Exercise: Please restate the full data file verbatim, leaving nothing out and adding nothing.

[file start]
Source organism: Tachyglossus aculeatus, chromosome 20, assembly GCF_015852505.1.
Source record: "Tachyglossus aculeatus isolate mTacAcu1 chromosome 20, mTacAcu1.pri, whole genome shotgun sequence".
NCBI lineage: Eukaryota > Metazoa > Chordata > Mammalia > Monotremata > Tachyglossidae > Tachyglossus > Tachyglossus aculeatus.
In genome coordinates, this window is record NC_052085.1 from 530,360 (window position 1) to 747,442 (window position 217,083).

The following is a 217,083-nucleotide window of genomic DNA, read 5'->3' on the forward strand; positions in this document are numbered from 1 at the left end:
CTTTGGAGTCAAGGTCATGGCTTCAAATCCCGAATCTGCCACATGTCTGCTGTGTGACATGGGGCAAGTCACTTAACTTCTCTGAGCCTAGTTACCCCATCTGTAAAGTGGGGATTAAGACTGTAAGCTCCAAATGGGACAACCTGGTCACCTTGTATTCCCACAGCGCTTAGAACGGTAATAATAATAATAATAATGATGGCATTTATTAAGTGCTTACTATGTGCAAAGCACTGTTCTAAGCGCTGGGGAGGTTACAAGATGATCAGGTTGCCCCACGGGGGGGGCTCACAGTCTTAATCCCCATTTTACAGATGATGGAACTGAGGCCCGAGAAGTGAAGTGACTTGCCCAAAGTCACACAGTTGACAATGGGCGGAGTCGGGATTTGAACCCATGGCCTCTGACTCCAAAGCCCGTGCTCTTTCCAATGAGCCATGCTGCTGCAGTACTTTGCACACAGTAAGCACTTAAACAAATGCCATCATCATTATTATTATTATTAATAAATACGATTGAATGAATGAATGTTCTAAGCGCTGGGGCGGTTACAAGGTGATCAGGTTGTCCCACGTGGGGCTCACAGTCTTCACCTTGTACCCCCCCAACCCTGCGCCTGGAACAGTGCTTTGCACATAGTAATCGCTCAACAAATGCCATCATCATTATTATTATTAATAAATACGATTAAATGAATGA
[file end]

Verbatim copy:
Source organism: Tachyglossus aculeatus, chromosome 20, assembly GCF_015852505.1.
Source record: "Tachyglossus aculeatus isolate mTacAcu1 chromosome 20, mTacAcu1.pri, whole genome shotgun sequence".
NCBI lineage: Eukaryota > Metazoa > Chordata > Mammalia > Monotremata > Tachyglossidae > Tachyglossus > Tachyglossus aculeatus.
In genome coordinates, this window is record NC_052085.1 from 530,360 (window position 1) to 747,442 (window position 217,083).

The following is a 217,083-nucleotide window of genomic DNA, read 5'->3' on the forward strand; positions in this document are numbered from 1 at the left end:
CTTTGGAGTCAAGGTCATGGCTTCAAATCCCGAATCTGCCACATGTCTGCTGTGTGACATGGGGCAAGTCACTTAACTTCTCTGAGCCTAGTTACCCCATCTGTAAAGTGGGGATTAAGACTGTAAGCTCCAAATGGGACAACCTGGTCACCTTGTATTCCCACAGCGCTTAGAACGGTAATAATAATAATAATAATGATGGCATTTATTAAGTGCTTACTATGTGCAAAGCACTGTTCTAAGCGCTGGGGAGGTTACAAGATGATCAGGTTGCCCCACGGGGGGGGCTCACAGTCTTAATCCCCATTTTACAGATGATGGAACTGAGGCCCGAGAAGTGAAGTGACTTGCCCAAAGTCACACAGTTGACAATGGGCGGAGTCGGGATTTGAACCCATGGCCTCTGACTCCAAAGCCCGTGCTCTTTCCAATGAGCCATGCTGCTGCAGTACTTTGCACACAGTAAGCACTTAAACAAATGCCATCATCATTATTATTATTATTAATAAATACGATTGAATGAATGAATGTTCTAAGCGCTGGGGCGGTTACAAGGTGATCAGGTTGTCCCACGTGGGGCTCACAGTCTTCACCTTGTACCCCCCCAACCCTGCGCCTGGAACAGTGCTTTGCACATAGTAATCGCTCAACAAATGCCATCATCATTATTATTATTAATAAATACGATTAAATGAATGA